U.S. rallies to cut Europe's lead to one point

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Ryder Cup rookies Patrick Reed and Jordan Spieth moved to 2-0 with their Saturday morning, 5-and-3 win. (Photo by Mike Ehrmann/Getty Images)

GLENEAGLES, Scotland – On a markedly better day for scoring, the U.S. Ryder Cup team mounted a morning comeback Saturday, winning two of four fourball matches to cut Europe’s lead to a single point, 6 1/2 to 5 1/2.

The U.S. team was again led by the rookie duo of Jordan Spieth and Patrick Reed, who rolled over Thomas Bjorn and Martin Kaymer, 5 and 3. In two matches this week, the young Americans haven’t been pushed past the 15th hole and will head out again for the afternoon foursomes session.

But the match of the morning was the day’s first game between Justin Rose and Henrik Stenson for Europe and Bubba Watson and Matt Kuchar for the United States. Although the Europeans won, 3 and 2, the four players combined to play 16 holes in 21 under par, a cumulative fourball record.

“When you get into that mindset, and you just see the ball going in the hole and you sort of get those positive vibes, today was a day it all happened for me,” said Rose, who combined with Stenson to finish12 under par. “We knew we were up against it today with two great players. Matt and Bubba played really well.”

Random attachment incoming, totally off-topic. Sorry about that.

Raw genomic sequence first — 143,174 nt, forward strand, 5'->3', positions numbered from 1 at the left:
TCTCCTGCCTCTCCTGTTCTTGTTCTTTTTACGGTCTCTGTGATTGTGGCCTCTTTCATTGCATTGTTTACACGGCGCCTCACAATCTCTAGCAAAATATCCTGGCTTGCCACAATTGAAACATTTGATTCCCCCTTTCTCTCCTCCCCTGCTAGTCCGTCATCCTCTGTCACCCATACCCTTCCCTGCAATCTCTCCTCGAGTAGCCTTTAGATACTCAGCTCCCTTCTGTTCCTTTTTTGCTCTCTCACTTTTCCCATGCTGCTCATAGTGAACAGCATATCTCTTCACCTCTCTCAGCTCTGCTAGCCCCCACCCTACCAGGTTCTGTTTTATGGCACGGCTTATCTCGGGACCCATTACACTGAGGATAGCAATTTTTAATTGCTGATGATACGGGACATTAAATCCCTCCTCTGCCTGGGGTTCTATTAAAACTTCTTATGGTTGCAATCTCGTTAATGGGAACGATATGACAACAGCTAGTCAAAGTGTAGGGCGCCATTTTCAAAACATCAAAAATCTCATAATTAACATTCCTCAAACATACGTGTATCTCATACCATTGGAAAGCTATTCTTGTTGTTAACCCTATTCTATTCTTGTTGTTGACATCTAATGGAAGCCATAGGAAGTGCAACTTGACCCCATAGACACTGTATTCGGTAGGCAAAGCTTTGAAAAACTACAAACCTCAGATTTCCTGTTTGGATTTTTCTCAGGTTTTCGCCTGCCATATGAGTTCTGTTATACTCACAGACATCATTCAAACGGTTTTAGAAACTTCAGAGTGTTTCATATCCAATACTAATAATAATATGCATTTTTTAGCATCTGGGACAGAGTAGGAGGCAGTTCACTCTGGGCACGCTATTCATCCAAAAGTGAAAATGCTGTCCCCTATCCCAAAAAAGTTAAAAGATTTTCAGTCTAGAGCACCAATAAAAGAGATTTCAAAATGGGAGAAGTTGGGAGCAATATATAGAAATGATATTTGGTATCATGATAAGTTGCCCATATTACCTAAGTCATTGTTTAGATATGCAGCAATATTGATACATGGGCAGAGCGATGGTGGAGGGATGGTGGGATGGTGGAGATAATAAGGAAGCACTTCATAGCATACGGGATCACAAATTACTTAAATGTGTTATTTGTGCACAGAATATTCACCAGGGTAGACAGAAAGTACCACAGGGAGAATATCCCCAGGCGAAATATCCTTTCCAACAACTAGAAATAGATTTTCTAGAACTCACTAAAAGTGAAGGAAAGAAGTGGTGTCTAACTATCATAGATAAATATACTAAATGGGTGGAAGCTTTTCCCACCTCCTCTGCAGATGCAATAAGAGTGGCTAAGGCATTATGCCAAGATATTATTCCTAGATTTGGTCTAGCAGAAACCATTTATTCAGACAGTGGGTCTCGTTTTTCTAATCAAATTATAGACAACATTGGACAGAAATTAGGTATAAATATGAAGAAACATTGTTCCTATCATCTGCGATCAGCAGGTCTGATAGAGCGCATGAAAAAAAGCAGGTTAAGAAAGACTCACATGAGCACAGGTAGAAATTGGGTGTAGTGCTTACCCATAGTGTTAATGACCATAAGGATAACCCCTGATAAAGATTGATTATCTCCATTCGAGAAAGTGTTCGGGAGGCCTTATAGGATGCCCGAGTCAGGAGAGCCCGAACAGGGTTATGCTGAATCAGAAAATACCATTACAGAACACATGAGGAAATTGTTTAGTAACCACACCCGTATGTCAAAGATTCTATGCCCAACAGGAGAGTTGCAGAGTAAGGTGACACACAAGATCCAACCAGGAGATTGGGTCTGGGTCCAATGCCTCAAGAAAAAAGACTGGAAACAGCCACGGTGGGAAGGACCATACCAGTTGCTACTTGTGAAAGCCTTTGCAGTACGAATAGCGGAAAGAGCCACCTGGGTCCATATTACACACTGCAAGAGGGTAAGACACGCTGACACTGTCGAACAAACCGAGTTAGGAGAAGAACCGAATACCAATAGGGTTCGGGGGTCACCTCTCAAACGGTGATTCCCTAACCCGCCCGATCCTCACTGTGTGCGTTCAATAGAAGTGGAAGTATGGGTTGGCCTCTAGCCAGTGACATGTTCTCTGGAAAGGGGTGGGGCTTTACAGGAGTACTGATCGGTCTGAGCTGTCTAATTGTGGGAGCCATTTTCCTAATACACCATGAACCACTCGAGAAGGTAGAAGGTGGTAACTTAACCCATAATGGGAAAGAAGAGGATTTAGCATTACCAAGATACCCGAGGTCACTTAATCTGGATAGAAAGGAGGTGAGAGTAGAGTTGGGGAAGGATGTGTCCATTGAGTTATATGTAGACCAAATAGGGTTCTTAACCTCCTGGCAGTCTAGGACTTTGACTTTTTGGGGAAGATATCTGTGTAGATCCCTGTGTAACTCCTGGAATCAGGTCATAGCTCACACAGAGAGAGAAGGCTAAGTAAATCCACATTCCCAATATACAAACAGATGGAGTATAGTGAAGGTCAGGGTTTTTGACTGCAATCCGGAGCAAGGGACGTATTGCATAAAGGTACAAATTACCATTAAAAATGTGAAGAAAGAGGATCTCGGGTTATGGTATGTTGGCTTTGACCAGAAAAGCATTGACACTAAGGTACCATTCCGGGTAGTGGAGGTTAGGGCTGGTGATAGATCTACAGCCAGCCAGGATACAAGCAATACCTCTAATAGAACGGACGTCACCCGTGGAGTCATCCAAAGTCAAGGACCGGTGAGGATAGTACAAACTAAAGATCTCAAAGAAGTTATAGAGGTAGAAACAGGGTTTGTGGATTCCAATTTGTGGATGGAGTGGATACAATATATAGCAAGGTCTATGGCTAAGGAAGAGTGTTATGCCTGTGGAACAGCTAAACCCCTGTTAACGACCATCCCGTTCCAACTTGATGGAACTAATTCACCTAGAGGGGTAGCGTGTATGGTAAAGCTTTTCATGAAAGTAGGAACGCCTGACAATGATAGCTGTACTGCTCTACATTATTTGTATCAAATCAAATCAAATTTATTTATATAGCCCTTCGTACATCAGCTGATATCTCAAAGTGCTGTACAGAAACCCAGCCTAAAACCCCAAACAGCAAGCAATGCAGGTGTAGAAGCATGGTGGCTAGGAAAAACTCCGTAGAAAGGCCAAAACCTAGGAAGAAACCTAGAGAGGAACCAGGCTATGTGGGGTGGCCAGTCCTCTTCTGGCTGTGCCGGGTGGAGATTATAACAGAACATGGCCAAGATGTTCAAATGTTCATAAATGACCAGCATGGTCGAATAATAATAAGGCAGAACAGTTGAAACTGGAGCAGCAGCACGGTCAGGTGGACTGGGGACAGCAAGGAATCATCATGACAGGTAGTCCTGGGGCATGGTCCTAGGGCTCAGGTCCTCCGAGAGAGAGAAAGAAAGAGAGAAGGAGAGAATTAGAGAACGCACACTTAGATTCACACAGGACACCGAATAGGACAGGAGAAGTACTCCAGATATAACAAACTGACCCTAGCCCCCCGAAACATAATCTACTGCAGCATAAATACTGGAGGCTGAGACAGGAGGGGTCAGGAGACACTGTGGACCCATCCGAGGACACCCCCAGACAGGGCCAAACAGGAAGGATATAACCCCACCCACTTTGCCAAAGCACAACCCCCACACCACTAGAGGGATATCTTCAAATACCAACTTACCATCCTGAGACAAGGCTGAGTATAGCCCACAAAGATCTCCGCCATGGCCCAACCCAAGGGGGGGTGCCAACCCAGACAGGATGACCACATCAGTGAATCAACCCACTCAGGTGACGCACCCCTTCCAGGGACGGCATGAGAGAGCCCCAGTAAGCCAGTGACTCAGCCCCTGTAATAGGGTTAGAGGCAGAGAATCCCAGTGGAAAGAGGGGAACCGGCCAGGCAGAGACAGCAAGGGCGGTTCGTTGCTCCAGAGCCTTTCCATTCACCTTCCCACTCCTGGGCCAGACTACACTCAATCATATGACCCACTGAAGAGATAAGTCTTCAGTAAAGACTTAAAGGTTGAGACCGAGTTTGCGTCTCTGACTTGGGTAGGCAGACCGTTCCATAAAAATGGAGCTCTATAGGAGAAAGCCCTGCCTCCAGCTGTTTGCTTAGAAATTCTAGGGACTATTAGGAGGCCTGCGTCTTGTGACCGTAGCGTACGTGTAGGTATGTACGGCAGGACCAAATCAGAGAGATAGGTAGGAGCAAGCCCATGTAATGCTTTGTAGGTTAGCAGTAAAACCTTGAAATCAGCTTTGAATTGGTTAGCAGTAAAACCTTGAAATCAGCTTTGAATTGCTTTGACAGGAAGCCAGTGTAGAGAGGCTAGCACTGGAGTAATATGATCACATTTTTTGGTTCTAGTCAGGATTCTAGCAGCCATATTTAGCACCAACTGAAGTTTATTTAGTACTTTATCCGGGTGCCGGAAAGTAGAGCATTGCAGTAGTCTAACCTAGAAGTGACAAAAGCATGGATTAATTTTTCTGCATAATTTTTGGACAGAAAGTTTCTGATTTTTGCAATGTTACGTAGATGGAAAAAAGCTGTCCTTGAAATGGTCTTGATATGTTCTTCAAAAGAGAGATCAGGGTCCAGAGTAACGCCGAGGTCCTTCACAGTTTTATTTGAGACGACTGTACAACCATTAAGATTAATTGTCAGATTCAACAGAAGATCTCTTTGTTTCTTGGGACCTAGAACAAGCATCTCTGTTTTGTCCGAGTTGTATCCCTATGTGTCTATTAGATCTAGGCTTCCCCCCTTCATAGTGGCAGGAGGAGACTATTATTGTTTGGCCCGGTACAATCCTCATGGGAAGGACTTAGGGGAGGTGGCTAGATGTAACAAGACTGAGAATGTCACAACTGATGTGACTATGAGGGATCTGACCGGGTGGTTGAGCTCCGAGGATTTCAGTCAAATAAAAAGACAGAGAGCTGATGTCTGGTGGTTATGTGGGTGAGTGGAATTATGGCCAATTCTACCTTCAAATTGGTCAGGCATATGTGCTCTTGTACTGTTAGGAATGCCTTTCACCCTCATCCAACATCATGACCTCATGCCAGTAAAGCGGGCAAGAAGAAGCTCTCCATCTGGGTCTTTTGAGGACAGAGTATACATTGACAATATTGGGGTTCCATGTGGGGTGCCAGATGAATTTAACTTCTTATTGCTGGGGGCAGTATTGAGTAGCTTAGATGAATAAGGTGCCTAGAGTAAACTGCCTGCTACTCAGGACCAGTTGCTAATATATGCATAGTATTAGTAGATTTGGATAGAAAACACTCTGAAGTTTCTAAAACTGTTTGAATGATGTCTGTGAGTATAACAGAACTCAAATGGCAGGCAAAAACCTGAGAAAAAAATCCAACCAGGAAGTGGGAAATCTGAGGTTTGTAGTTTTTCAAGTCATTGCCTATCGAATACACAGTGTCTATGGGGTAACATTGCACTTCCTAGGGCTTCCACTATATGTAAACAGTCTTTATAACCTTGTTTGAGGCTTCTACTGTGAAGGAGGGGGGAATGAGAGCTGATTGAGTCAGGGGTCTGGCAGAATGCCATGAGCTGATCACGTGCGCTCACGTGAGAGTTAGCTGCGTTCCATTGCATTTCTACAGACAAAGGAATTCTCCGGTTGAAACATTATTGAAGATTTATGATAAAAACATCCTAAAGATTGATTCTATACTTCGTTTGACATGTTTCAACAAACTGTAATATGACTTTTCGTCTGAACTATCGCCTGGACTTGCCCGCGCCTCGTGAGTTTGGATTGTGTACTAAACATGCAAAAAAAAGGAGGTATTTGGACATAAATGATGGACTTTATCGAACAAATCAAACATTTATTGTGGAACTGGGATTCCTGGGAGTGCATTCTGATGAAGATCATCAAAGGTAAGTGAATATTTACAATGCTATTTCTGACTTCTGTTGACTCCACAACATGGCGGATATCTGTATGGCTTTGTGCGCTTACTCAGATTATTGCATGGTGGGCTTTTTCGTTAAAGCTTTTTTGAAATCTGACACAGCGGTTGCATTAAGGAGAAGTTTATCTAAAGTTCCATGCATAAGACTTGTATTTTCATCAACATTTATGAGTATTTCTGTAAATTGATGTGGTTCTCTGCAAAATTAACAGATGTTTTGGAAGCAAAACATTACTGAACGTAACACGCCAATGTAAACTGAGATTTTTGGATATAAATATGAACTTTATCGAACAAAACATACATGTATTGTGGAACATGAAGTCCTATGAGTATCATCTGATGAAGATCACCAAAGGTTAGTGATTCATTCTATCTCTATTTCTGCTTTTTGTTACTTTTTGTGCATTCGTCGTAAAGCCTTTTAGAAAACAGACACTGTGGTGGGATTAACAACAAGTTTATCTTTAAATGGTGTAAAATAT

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The fast-paced match, however, was Europe’s only full point of the session and gave the visiting squad some much needed momentum going into the last team frame.

Jim Furyk and Hunter Mahan got things going for the U.S. team, building an early 3-up lead against Jamie Donaldson and Lee Westwood en route to a 4-and-3 victory.

The morning’s final match was the closest, with the core of the European team, Rory McIlroy and Ian Poulter, building a 2-up lead at the turn before Jimmy Walker and Rickie Fowler rallied to secure a crucial half point.

The matched turned for the Americans when Fowler chipped in from a greenside bunker at the 10th and Walker birdied two of the next three holes.

But Poulter finally wrenched himself out of an inexplicable slump this week when he chipped in at the 15th hole from the wrong side of a greenside bunker and charged in an birdie putt at the next hole to square the match.

“Funny things happen, don’t they? It was a time where we needed something to happen. Holing that (at No. 15) and turning one over on the next hole makes a difference,” said Poulter, who will not play in the afternoon session.